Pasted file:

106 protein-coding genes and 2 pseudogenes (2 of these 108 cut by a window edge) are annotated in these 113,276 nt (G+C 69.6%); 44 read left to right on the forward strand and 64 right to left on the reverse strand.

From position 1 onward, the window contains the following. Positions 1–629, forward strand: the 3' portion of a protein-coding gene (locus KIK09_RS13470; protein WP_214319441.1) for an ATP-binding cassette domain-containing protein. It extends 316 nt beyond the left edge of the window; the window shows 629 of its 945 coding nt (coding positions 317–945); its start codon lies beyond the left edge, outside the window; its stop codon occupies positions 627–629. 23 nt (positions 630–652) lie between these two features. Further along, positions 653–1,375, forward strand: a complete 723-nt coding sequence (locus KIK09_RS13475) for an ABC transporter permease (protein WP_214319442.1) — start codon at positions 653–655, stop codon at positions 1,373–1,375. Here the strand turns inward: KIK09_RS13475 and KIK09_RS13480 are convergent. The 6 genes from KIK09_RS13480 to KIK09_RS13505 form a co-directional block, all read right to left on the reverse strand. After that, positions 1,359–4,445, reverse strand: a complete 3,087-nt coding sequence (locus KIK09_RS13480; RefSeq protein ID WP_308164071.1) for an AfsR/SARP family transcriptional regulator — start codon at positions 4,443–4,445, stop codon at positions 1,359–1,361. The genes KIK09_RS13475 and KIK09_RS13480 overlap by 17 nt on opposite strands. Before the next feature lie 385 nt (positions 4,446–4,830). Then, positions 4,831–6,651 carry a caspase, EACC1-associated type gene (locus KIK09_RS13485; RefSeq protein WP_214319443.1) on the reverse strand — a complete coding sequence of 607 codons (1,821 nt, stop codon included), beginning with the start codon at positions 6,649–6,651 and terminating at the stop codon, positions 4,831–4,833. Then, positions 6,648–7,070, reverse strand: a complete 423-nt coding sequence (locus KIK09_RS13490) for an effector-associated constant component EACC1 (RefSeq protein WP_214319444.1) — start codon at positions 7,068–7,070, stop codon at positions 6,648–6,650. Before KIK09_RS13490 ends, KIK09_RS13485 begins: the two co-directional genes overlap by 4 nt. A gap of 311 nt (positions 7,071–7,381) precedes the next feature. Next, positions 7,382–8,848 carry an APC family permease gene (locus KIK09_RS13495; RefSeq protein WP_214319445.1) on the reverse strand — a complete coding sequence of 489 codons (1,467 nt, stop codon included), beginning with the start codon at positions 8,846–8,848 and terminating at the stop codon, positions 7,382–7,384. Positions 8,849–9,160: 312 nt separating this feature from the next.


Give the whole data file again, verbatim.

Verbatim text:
106 protein-coding genes and 2 pseudogenes (2 of these 108 cut by a window edge) are annotated in these 113,276 nt (G+C 69.6%); 44 read left to right on the forward strand and 64 right to left on the reverse strand.

From position 1 onward, the window contains the following. Positions 1–629, forward strand: the 3' portion of a protein-coding gene (locus KIK09_RS13470; protein WP_214319441.1) for an ATP-binding cassette domain-containing protein. It extends 316 nt beyond the left edge of the window; the window shows 629 of its 945 coding nt (coding positions 317–945); its start codon lies beyond the left edge, outside the window; its stop codon occupies positions 627–629. 23 nt (positions 630–652) lie between these two features. Further along, positions 653–1,375, forward strand: a complete 723-nt coding sequence (locus KIK09_RS13475) for an ABC transporter permease (protein WP_214319442.1) — start codon at positions 653–655, stop codon at positions 1,373–1,375. Here the strand turns inward: KIK09_RS13475 and KIK09_RS13480 are convergent. The 6 genes from KIK09_RS13480 to KIK09_RS13505 form a co-directional block, all read right to left on the reverse strand. After that, positions 1,359–4,445, reverse strand: a complete 3,087-nt coding sequence (locus KIK09_RS13480; RefSeq protein ID WP_308164071.1) for an AfsR/SARP family transcriptional regulator — start codon at positions 4,443–4,445, stop codon at positions 1,359–1,361. The genes KIK09_RS13475 and KIK09_RS13480 overlap by 17 nt on opposite strands. Before the next feature lie 385 nt (positions 4,446–4,830). Then, positions 4,831–6,651 carry a caspase, EACC1-associated type gene (locus KIK09_RS13485; RefSeq protein WP_214319443.1) on the reverse strand — a complete coding sequence of 607 codons (1,821 nt, stop codon included), beginning with the start codon at positions 6,649–6,651 and terminating at the stop codon, positions 4,831–4,833. Then, positions 6,648–7,070, reverse strand: a complete 423-nt coding sequence (locus KIK09_RS13490) for an effector-associated constant component EACC1 (RefSeq protein WP_214319444.1) — start codon at positions 7,068–7,070, stop codon at positions 6,648–6,650. Before KIK09_RS13490 ends, KIK09_RS13485 begins: the two co-directional genes overlap by 4 nt. A gap of 311 nt (positions 7,071–7,381) precedes the next feature. Next, positions 7,382–8,848 carry an APC family permease gene (locus KIK09_RS13495; RefSeq protein WP_214319445.1) on the reverse strand — a complete coding sequence of 489 codons (1,467 nt, stop codon included), beginning with the start codon at positions 8,846–8,848 and terminating at the stop codon, positions 7,382–7,384. Positions 8,849–9,160: 312 nt separating this feature from the next.